• Authored By: Alon Mwesigwa
27 Jun 2022

Two years after the Covid-19 pandemic swept the world, the haze around the true cost on the economy, businesses, jobs and lives is becoming clearer by day. The nationwide study, which forms part of the panel studies that are following enterprises during and after Covid-19, was carried out at the tail-end of the second lockdown in November and December 2021.

A study by the Makerere University-based think tank, the Economic Policy Research Centre (EPRC) and Canada’s International Development Research Centre (IDRC) shows that nearly half a million jobs have been permanently lost in education, manufacturing, and hospitality sectors in Uganda. The education sector alone shed at least 300,000 jobs.

It indicates that “job losses were more prevalent among youth and female workers” while the magnitude of wage cuts was also higher for female and youth employees. Overall, the study says, there were 425,000 jobs permanently lost in just three sectors targeted by the study: education, hospitality and tourism, and manufacturing. This points to the fact that job losses could be even more if all sectors of the economy were assessed.

The job losses in the different sectors were mainly because of the inability of the enterprises to keep staff due to financial constraints given subdued business activities. The education sector encountered the most extensive overall job losses (293,000), compared to hospitality and tourism (90,000) and manufacturing (44,000).

These severe jobs losses are particularly a big setback for government which must create at least 600,000 jobs annually to meet current demand. EPRC researchers reported that they were unable to trace at least 39 per cent of the enterprises that operated before Covid-19 while 40 per cent were closed permanently.

Probing further why they were untraceable or closed despite Covid-19 restrictions being lifted, former owners or employees reported to have been evicted from premises, death of the business owner due to Covid-19, and other pandemic related difficulties.


The study also sheds light on the reach of government support to different enterprises. It notes that just 11% of enterprises surveyed reported receiving government aid. The rest said they either did not know some support existed or the conditions for its access were out of their reach. On the onset of Covid-19, government announced several measures, including request to banks to offer loan holidays and financial support to vulnerable people, among others.

The study also found that a whopping 83 per cent of MSMEs were not members of business associations. This, the report said, “presents a challenge associated with weak networks for social and financial capital. It may also relate to a high level of informality of Ugandan [businesses].”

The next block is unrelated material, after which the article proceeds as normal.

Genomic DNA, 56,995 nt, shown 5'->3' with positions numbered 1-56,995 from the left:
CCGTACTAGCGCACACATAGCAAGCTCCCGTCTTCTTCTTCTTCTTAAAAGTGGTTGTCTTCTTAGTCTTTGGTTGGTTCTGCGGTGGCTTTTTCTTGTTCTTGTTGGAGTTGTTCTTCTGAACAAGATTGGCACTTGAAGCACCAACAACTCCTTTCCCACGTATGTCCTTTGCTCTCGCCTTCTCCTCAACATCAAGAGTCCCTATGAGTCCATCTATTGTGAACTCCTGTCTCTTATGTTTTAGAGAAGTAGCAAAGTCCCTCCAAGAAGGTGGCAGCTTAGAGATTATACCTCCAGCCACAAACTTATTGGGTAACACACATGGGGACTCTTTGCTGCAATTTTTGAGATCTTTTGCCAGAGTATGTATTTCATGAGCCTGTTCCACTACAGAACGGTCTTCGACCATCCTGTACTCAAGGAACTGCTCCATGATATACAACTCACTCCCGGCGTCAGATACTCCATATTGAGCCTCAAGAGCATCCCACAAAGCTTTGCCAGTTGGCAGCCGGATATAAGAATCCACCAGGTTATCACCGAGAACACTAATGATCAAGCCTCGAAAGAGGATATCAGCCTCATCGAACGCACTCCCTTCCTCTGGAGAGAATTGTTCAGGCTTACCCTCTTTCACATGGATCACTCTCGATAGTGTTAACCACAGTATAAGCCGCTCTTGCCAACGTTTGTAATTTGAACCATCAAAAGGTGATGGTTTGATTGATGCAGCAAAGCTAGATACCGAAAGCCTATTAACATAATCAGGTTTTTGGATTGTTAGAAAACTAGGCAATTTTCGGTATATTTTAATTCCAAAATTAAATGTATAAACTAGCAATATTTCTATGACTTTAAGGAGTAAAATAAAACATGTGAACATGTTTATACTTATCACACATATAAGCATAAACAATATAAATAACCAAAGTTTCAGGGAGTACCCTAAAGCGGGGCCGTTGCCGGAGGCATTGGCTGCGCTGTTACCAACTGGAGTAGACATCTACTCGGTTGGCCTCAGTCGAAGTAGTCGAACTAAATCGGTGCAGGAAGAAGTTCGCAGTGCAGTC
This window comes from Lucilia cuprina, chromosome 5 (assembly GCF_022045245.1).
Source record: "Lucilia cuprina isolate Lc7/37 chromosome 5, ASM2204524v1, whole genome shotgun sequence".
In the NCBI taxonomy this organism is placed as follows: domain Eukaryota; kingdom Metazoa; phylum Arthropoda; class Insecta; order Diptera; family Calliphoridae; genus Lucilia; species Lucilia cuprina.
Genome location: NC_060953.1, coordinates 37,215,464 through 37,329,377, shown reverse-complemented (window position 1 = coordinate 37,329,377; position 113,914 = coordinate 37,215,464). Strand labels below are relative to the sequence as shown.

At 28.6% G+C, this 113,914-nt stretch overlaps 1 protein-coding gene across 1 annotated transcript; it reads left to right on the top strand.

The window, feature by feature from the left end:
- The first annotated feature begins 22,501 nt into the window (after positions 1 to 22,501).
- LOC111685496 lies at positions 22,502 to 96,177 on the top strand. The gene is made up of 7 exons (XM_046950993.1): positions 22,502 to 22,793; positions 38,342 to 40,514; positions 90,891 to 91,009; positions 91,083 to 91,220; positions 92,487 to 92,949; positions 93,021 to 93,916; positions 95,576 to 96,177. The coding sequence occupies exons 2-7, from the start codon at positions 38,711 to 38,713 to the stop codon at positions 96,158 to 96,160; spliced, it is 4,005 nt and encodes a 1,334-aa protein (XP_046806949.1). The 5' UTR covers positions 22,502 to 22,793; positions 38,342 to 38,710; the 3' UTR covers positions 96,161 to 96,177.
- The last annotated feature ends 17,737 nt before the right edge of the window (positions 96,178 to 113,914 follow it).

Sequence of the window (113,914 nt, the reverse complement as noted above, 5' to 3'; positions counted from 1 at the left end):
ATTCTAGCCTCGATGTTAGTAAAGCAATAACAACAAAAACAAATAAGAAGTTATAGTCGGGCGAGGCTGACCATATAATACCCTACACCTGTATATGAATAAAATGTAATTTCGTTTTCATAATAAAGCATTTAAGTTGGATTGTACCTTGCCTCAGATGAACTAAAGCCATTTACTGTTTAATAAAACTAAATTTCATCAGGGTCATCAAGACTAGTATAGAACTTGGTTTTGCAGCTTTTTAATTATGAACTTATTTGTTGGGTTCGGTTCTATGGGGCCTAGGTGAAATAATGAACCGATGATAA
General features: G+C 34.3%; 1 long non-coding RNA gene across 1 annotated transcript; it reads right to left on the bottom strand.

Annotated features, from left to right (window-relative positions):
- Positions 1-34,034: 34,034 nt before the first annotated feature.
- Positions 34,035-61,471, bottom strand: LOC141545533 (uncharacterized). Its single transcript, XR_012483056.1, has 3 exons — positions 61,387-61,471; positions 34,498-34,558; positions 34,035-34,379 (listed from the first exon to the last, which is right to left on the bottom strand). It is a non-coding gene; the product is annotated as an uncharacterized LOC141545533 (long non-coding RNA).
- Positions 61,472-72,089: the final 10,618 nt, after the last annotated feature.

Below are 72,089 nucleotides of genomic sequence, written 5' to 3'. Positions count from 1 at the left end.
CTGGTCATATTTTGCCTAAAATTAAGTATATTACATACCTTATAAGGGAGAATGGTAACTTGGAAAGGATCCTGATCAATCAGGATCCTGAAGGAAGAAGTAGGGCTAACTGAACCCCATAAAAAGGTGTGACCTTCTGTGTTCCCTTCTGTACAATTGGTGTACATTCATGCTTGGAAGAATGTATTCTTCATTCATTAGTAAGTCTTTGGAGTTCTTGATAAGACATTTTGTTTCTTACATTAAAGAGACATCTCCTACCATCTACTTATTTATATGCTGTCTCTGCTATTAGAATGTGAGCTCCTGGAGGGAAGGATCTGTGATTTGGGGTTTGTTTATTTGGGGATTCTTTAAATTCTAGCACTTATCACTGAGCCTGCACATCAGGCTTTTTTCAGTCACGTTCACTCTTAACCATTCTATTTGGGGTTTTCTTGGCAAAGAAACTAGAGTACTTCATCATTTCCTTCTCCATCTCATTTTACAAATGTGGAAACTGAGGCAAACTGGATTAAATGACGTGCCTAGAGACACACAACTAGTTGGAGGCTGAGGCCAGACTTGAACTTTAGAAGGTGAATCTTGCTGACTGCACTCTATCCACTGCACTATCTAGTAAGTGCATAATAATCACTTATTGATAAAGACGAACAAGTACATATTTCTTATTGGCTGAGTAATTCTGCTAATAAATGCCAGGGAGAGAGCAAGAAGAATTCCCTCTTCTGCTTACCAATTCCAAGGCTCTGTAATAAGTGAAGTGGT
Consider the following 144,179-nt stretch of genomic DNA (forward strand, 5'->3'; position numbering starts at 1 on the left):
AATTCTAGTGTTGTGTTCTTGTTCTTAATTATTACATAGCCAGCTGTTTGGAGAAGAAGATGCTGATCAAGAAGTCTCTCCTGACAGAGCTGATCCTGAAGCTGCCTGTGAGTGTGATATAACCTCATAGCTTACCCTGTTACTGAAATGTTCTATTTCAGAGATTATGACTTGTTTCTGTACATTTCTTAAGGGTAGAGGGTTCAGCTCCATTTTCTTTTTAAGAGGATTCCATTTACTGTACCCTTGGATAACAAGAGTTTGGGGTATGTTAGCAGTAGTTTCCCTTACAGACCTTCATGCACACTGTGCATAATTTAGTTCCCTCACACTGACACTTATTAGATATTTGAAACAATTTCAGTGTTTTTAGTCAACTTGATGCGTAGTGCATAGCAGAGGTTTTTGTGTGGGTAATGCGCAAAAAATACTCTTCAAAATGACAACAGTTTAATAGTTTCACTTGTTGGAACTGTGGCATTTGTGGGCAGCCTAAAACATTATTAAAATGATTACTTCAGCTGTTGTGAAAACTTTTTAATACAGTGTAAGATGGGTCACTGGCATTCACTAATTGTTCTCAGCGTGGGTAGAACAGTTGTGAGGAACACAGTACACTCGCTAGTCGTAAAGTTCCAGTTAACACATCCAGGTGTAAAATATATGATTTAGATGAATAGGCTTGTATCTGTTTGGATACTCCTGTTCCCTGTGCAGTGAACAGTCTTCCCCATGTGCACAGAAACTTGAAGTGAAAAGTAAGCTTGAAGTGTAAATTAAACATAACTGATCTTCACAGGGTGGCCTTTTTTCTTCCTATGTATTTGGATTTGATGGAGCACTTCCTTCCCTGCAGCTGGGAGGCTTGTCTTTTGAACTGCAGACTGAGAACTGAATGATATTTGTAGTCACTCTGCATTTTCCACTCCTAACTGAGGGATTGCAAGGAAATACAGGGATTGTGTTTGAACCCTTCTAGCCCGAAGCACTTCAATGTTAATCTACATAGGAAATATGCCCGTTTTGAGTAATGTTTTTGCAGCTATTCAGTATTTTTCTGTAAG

This means it becomes difficult to mobilize or organize most of the MSMEs for business support and development when they aren’t organised through associations. On payment of loans, the report says at the onset of Covid-19, majority of the enterprises were unable to service debts. This increased their risk of insolvency. However, slightly more than half (54 per cent) of the enterprises requested rescheduling their loans.

“The rest of the enterprises could not have made the loan rescheduling request due to lack of knowledge of such provisions in loan tenure,” it says. Even then, “only medium-sized businesses – which are big businesses in the Ugandan sense – requested loan rescheduling, which may reflect an acute lack of awareness of such window.”

Tonny Odokonyero, a researcher with EPRC, said operations of most enterprises were severely interrupted by the pandemic and this is mainly manifested “in business relocation, unreachability due to locations that cannot be traced, and confirmed [permanent] business closures”.

Ronald Mukasa, the director of research at Enterprises Uganda, said the study confirms what had been suspected. He said there needs to be hard questions asked as to whether permanent business closures were on their deathbed and pushed off the cliff by the pandemic or whether their malaise was entirely due to Covid-19. This, he says, calls for strengthening of enterprises to withstand shocks.

Find the report here: https://eprcug.org/publication/the-socio-economic-impact-of-covid-19-on-business-enterprises-in-uganda-evidence-from-micro-small-and-medium-sized-enterprises/



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